Ruby: 40 Years of The Idiot

Standard

Iggy Pop – The Idiot

Released March 18th, 1977 on RCA Records

The Idiot was Iggy Pop’s first release since the final (epic) Stooges album four years previous.  The intervening years had been, to put it mildly, chaotic; the last Stooges show in 1974 had been highlighted by a brawl between the band and a group of bikers, and Pop had delved into cocaine in a heavy way in the years afterward.  At one point in 1976, unable to keep himself from shoveling drugs up his nose, he checked himself into a mental hospital.  An old friend and collaborator, David Bowie, visited him there often and when he was released Bowie took him out on the Station To Station tour, which probably didn’t do wonders for his inability to stay off drugs.  They got busted together in Rochester, NY (although just for marijuana) and in 1977 decided to decamp to West Berlin to kick their habits.  While there, Bowie started playing with the ambient, electronic textures that would inform his Berlin trilogy, and in many ways The Idiot is the first album of Bowie’s Berlin era.  It is entirely unlike much of the rest of Pop’s discography, and musically it is far more reminiscent of, say, a connection between Station To Station and Low.  It’s a funk-influenced R&B and soul album written and recorded by musicians surrounded by German electronic pioneers (Kraftwerk’s seminal Trans Europa Express also came out in March of 1977).

 

The Idiot may not be the most “Iggy Pop” album, per se, but it is a great album nonetheless.  Bowie’s work in Germany is presaged in most ways by his work here, and he admitted several years later that he used Iggy Pop as a sort of guinea pig for the sound that he wanted to flesh out on his own records.  As such, it features Iggy Pop crooning like the sort of deranged android Lothario that the Thin White Duke himself was at that time.  Bowie himself would in fact nick a couple of the songs a few years later:  the grinding “Sister Midnight” would become “Red Money” on 1979’s Lodger and of course the Bowie version of “China Girl” from 1983 was a much bigger hit.  The Idiot is a perfect summation of where both of them were at when a desire to get the hell out of L.A. hit them in very early 1977:  drugged-out, discoed-out, dragging themselves through the night and generally feeling as though the entire world had been struck down an octave or so in pitch (or, how “Mass Production” sounds).  It would go on to have great influence on a number of up-and-coming goth, post-punk, and eventually industrial groups.  Siouxsie Sioux and Martin Glover (of Killing Joke) both singled the album out as a favourite and it was still spinning on Ian Curtis’ turntable when he hung himself in 1980.  The drum beat from “Nightclubbing” was reworked as “Closer”, the biggest hit Nine Inch Nails ever had; it was also appropriated by both Oasis and the Sneaker Pimps, proving a sort of bizarre cross-genre affection for The Idiot‘s Pop-Gone-Bowie charm.  While the Sunset Strip bands would try to manufacture and sell a flashy, inclusive sort of sleaze, The Idiot was a piss-take of sleaze-rock that skewered all of those bands ten years in advance.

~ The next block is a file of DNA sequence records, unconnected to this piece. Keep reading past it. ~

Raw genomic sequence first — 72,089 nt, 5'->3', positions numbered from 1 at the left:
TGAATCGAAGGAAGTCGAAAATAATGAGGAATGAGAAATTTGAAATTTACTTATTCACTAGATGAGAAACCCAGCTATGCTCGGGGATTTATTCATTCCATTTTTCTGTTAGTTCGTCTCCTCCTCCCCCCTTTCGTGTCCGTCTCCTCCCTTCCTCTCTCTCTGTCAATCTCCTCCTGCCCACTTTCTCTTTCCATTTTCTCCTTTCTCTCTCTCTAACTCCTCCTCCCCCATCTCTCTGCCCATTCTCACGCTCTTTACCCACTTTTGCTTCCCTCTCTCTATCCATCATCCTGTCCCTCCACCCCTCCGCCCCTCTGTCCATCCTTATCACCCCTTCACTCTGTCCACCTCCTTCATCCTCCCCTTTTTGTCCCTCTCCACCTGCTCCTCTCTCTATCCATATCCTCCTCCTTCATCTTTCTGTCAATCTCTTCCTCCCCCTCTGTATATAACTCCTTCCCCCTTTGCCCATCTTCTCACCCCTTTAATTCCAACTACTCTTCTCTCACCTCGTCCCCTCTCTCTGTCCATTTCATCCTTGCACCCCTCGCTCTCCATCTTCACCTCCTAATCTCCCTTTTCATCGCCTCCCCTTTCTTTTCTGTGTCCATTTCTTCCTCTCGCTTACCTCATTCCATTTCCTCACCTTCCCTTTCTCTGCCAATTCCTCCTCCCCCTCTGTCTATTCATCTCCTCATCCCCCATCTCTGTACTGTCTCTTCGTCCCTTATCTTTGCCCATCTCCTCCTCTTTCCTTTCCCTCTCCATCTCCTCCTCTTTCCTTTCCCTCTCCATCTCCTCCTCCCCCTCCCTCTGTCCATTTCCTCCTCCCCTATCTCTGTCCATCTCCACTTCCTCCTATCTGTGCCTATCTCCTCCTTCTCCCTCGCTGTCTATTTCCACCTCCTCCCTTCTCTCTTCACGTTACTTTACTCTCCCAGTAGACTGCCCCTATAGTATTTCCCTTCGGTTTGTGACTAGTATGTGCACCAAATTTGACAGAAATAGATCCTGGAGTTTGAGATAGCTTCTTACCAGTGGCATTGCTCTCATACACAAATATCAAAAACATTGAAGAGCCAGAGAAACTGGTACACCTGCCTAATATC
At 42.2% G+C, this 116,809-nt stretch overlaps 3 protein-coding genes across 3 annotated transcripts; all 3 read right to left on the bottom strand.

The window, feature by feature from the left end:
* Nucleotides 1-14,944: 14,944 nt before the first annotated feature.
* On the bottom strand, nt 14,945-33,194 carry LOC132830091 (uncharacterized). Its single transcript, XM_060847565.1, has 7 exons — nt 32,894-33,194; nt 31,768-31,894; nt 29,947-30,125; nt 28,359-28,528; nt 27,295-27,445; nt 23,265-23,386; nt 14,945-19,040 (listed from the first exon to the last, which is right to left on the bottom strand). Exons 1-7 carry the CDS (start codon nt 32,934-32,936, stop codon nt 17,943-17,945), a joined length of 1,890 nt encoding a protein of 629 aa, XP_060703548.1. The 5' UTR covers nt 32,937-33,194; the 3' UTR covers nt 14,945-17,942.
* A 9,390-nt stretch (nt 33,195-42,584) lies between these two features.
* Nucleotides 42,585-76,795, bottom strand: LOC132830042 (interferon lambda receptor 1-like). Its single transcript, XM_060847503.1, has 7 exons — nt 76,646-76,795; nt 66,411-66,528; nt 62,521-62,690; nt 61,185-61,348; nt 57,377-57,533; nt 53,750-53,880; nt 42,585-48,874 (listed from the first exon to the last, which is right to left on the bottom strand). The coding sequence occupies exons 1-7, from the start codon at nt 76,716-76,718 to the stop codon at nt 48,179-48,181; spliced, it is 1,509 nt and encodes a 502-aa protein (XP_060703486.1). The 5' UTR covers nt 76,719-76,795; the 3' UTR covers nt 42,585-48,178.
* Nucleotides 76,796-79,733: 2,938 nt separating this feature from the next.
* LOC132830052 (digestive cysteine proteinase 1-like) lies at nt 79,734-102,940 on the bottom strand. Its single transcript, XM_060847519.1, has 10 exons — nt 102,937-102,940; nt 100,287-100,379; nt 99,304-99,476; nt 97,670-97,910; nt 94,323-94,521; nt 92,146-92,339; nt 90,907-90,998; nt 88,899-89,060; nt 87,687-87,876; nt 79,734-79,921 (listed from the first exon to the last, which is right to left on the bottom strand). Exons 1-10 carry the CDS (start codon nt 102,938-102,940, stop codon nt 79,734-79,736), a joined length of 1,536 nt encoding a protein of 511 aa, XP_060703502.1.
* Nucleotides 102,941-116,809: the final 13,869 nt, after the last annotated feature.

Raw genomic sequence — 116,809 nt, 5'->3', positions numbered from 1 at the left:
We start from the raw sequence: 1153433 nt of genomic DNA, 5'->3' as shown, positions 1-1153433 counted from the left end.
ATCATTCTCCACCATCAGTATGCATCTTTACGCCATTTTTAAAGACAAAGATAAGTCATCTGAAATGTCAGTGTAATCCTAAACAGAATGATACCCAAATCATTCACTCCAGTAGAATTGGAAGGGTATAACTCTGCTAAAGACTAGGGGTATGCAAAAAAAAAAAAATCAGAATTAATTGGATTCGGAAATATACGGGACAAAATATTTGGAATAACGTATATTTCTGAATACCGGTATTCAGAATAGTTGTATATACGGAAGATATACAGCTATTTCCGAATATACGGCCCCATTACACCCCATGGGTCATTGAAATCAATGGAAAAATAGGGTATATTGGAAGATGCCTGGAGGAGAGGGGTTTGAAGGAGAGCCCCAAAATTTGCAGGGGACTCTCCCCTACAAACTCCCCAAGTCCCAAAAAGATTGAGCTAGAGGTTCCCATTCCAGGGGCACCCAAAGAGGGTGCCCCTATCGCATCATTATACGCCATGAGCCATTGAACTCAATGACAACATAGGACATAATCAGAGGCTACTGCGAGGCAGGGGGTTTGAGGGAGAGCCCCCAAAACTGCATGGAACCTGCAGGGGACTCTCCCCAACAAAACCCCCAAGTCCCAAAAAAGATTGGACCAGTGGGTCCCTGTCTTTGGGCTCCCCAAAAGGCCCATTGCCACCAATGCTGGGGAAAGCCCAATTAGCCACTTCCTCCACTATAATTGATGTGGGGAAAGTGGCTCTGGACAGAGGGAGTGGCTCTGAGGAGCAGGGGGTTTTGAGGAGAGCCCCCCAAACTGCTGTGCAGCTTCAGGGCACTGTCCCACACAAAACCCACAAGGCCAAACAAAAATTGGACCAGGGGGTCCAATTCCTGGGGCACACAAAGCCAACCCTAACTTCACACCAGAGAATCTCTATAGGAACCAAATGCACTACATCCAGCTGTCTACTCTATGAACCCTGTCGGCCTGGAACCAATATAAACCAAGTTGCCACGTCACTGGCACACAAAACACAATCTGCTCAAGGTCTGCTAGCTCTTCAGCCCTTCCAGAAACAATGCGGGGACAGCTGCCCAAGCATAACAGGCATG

Advertisements

Leave a Reply

Fill in your details below or click an icon to log in:

WordPress.com Logo

You are commenting using your WordPress.com account. Log Out / Change )

Twitter picture

You are commenting using your Twitter account. Log Out / Change )

Facebook photo

You are commenting using your Facebook account. Log Out / Change )

Google+ photo

You are commenting using your Google+ account. Log Out / Change )

Connecting to %s